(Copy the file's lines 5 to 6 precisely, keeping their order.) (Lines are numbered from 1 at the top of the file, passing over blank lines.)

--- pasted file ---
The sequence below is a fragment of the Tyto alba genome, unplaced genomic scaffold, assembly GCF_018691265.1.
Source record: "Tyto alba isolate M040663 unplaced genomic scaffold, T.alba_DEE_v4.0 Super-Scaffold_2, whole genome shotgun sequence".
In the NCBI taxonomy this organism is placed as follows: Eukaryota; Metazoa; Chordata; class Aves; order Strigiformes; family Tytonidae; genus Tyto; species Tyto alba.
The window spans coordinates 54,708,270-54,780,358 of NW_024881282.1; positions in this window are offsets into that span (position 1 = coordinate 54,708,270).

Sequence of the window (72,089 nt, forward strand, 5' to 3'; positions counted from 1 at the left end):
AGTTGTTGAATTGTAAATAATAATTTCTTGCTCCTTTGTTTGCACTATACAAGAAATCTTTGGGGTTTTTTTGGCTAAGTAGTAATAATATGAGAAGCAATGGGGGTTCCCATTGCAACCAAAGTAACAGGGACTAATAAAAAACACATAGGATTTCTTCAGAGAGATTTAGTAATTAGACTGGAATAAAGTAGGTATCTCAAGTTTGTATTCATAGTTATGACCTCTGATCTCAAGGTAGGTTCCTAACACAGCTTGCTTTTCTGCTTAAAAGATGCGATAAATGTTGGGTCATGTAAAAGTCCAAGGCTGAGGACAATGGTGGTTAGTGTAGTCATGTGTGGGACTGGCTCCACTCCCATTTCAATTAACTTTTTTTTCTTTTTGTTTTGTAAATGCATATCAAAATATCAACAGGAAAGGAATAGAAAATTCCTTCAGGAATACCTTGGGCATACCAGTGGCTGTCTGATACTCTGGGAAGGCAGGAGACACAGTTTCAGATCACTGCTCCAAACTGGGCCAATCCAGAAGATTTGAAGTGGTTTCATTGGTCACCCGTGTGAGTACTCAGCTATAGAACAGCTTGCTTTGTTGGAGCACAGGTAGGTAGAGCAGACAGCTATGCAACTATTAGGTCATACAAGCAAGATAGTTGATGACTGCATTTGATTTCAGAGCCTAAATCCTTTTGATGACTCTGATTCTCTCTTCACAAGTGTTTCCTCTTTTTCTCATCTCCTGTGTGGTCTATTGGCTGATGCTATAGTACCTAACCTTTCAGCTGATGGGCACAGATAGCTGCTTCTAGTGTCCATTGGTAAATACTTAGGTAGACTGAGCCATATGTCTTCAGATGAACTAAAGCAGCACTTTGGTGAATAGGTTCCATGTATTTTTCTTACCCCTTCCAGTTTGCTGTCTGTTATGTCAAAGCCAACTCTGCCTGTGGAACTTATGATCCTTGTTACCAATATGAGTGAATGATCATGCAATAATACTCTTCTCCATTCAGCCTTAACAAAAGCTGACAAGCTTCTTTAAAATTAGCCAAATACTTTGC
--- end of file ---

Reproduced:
Sequence of the window (72,089 nt, forward strand, 5' to 3'; positions counted from 1 at the left end):
AGTTGTTGAATTGTAAATAATAATTTCTTGCTCCTTTGTTTGCACTATACAAGAAATCTTTGGGGTTTTTTTGGCTAAGTAGTAATAATATGAGAAGCAATGGGGGTTCCCATTGCAACCAAAGTAACAGGGACTAATAAAAAACACATAGGATTTCTTCAGAGAGATTTAGTAATTAGACTGGAATAAAGTAGGTATCTCAAGTTTGTATTCATAGTTATGACCTCTGATCTCAAGGTAGGTTCCTAACACAGCTTGCTTTTCTGCTTAAAAGATGCGATAAATGTTGGGTCATGTAAAAGTCCAAGGCTGAGGACAATGGTGGTTAGTGTAGTCATGTGTGGGACTGGCTCCACTCCCATTTCAATTAACTTTTTTTTCTTTTTGTTTTGTAAATGCATATCAAAATATCAACAGGAAAGGAATAGAAAATTCCTTCAGGAATACCTTGGGCATACCAGTGGCTGTCTGATACTCTGGGAAGGCAGGAGACACAGTTTCAGATCACTGCTCCAAACTGGGCCAATCCAGAAGATTTGAAGTGGTTTCATTGGTCACCCGTGTGAGTACTCAGCTATAGAACAGCTTGCTTTGTTGGAGCACAGGTAGGTAGAGCAGACAGCTATGCAACTATTAGGTCATACAAGCAAGATAGTTGATGACTGCATTTGATTTCAGAGCCTAAATCCTTTTGATGACTCTGATTCTCTCTTCACAAGTGTTTCCTCTTTTTCTCATCTCCTGTGTGGTCTATTGGCTGATGCTATAGTACCTAACCTTTCAGCTGATGGGCACAGATAGCTGCTTCTAGTGTCCATTGGTAAATACTTAGGTAGACTGAGCCATATGTCTTCAGATGAACTAAAGCAGCACTTTGGTGAATAGGTTCCATGTATTTTTCTTACCCCTTCCAGTTTGCTGTCTGTTATGTCAAAGCCAACTCTGCCTGTGGAACTTATGATCCTTGTTACCAATATGAGTGAATGATCATGCAATAATACTCTTCTCCATTCAGCCTTAACAAAAGCTGACAAGCTTCTTTAAAATTAGCCAAATACTTTGC